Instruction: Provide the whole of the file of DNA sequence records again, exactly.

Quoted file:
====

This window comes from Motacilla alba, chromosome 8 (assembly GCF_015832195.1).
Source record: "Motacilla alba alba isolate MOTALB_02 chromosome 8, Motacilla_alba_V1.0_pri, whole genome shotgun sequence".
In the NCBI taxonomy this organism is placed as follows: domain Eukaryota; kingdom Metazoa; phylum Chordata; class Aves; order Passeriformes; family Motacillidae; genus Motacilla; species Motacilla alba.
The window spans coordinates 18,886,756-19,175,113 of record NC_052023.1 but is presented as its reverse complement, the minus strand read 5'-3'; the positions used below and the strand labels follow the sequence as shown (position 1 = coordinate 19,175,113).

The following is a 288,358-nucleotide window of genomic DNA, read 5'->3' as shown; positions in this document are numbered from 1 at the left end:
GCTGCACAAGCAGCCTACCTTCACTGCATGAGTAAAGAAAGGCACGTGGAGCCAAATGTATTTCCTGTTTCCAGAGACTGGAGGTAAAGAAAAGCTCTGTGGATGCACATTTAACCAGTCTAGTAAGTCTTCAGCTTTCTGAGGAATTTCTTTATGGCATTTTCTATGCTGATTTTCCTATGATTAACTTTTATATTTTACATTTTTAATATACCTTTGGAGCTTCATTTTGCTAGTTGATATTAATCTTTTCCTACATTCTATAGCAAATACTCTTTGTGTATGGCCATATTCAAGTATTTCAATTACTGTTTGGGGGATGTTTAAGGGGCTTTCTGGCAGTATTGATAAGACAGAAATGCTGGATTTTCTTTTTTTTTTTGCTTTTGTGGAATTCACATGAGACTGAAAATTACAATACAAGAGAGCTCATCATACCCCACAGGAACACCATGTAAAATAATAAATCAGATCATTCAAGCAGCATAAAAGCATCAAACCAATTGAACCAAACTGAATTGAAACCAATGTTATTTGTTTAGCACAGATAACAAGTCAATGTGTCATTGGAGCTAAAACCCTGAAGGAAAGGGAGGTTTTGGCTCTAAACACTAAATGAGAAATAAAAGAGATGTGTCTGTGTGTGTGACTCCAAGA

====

This window comes from Motacilla alba, chromosome 8 (assembly GCF_015832195.1).
Source record: "Motacilla alba alba isolate MOTALB_02 chromosome 8, Motacilla_alba_V1.0_pri, whole genome shotgun sequence".
In the NCBI taxonomy this organism is placed as follows: domain Eukaryota; kingdom Metazoa; phylum Chordata; class Aves; order Passeriformes; family Motacillidae; genus Motacilla; species Motacilla alba.
The window spans coordinates 18,886,756-19,175,113 of record NC_052023.1 but is presented as its reverse complement, the minus strand read 5'-3'; the positions used below and the strand labels follow the sequence as shown (position 1 = coordinate 19,175,113).

The following is a 288,358-nucleotide window of genomic DNA, read 5'->3' as shown; positions in this document are numbered from 1 at the left end:
GCTGCACAAGCAGCCTACCTTCACTGCATGAGTAAAGAAAGGCACGTGGAGCCAAATGTATTTCCTGTTTCCAGAGACTGGAGGTAAAGAAAAGCTCTGTGGATGCACATTTAACCAGTCTAGTAAGTCTTCAGCTTTCTGAGGAATTTCTTTATGGCATTTTCTATGCTGATTTTCCTATGATTAACTTTTATATTTTACATTTTTAATATACCTTTGGAGCTTCATTTTGCTAGTTGATATTAATCTTTTCCTACATTCTATAGCAAATACTCTTTGTGTATGGCCATATTCAAGTATTTCAATTACTGTTTGGGGGATGTTTAAGGGGCTTTCTGGCAGTATTGATAAGACAGAAATGCTGGATTTTCTTTTTTTTTTTGCTTTTGTGGAATTCACATGAGACTGAAAATTACAATACAAGAGAGCTCATCATACCCCACAGGAACACCATGTAAAATAATAAATCAGATCATTCAAGCAGCATAAAAGCATCAAACCAATTGAACCAAACTGAATTGAAACCAATGTTATTTGTTTAGCACAGATAACAAGTCAATGTGTCATTGGAGCTAAAACCCTGAAGGAAAGGGAGGTTTTGGCTCTAAACACTAAATGAGAAATAAAAGAGATGTGTCTGTGTGTGTGACTCCAAGA